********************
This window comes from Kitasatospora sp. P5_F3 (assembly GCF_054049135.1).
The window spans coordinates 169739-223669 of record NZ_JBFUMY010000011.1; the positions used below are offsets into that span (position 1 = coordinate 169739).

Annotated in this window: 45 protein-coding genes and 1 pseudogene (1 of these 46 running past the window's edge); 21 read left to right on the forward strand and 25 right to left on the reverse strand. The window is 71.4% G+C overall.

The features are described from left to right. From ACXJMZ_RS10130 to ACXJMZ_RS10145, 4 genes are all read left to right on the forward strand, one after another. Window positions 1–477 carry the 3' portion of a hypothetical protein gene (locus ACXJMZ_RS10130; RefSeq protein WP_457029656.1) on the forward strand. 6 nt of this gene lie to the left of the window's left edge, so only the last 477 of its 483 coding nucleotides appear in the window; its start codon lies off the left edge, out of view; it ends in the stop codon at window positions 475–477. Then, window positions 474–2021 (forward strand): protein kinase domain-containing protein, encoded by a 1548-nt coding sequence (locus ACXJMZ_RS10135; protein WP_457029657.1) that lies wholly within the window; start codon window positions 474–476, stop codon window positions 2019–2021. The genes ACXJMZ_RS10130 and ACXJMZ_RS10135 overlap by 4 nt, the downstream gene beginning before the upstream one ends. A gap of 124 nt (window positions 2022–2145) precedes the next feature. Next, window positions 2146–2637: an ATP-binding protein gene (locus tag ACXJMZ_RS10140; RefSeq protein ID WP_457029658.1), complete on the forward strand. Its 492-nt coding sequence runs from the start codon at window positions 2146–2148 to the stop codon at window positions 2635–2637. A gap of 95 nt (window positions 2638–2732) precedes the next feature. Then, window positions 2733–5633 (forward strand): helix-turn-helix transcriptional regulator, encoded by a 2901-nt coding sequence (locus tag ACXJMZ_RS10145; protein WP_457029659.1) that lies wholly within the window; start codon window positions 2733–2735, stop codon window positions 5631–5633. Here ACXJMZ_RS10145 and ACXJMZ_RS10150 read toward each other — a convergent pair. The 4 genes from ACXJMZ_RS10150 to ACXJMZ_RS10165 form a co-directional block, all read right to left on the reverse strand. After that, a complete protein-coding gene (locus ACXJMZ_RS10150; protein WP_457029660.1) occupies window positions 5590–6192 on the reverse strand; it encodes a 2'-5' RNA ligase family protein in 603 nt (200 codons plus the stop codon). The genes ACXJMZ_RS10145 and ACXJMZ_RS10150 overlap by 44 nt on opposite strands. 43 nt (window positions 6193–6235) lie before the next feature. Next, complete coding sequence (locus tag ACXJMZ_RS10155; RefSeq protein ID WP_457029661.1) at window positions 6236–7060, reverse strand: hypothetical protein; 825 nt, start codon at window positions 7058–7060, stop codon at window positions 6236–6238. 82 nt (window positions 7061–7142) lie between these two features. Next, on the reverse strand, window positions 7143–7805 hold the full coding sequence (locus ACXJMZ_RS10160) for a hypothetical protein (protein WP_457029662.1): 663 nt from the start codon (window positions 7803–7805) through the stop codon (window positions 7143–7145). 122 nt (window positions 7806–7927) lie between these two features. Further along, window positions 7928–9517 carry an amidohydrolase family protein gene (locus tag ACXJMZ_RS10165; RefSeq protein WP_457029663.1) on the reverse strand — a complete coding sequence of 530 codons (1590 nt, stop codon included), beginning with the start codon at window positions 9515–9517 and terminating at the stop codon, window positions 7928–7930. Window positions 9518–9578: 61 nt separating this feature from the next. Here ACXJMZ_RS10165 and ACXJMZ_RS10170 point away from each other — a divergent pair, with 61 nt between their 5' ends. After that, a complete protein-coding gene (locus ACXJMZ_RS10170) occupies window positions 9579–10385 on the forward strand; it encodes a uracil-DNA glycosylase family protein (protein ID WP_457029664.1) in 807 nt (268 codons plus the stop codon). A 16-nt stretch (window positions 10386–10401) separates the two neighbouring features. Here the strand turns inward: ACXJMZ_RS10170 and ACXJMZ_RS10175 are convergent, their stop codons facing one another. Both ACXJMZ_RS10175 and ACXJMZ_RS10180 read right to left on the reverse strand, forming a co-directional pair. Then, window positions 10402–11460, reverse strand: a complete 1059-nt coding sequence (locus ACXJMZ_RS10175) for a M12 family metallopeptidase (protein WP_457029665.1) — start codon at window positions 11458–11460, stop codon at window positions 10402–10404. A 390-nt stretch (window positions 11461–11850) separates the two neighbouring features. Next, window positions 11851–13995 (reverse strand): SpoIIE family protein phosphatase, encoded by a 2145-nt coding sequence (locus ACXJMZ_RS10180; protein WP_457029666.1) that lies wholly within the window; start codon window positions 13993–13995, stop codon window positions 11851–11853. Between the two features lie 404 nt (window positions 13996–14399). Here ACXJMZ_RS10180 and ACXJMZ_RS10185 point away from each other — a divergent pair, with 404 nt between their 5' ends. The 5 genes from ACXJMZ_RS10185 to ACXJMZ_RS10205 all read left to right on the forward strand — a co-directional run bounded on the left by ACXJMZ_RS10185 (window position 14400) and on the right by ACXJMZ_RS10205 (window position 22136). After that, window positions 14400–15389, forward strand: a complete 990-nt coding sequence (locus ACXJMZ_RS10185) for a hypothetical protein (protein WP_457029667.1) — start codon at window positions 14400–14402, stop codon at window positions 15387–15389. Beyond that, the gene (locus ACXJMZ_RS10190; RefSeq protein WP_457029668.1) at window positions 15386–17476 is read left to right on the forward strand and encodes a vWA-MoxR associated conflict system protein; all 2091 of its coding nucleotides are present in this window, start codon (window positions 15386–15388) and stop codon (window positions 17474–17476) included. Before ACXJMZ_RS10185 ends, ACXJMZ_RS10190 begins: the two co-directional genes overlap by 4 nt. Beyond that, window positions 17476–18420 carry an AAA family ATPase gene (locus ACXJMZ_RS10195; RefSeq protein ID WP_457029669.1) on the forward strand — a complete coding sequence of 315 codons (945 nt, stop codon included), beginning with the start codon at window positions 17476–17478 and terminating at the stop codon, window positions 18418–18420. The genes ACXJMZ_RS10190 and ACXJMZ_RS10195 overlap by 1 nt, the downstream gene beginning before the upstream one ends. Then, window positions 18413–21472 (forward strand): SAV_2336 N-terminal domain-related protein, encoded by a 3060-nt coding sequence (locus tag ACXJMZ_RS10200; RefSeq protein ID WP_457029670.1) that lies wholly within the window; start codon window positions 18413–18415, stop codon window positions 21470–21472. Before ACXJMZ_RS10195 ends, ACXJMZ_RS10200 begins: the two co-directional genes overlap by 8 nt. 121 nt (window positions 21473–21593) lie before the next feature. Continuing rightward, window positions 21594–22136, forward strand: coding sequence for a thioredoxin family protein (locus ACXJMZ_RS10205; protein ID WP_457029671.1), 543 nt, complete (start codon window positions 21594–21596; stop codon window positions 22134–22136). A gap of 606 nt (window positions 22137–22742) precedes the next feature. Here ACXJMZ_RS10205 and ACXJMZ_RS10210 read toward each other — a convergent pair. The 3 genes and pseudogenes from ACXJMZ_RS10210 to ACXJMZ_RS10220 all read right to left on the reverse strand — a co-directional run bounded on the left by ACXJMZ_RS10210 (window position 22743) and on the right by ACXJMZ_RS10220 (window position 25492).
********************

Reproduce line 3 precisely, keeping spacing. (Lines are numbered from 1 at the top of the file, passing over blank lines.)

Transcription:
Annotated in this window: 45 protein-coding genes and 1 pseudogene (1 of these 46 running past the window's edge); 21 read left to right on the forward strand and 25 right to left on the reverse strand. The window is 71.4% G+C overall.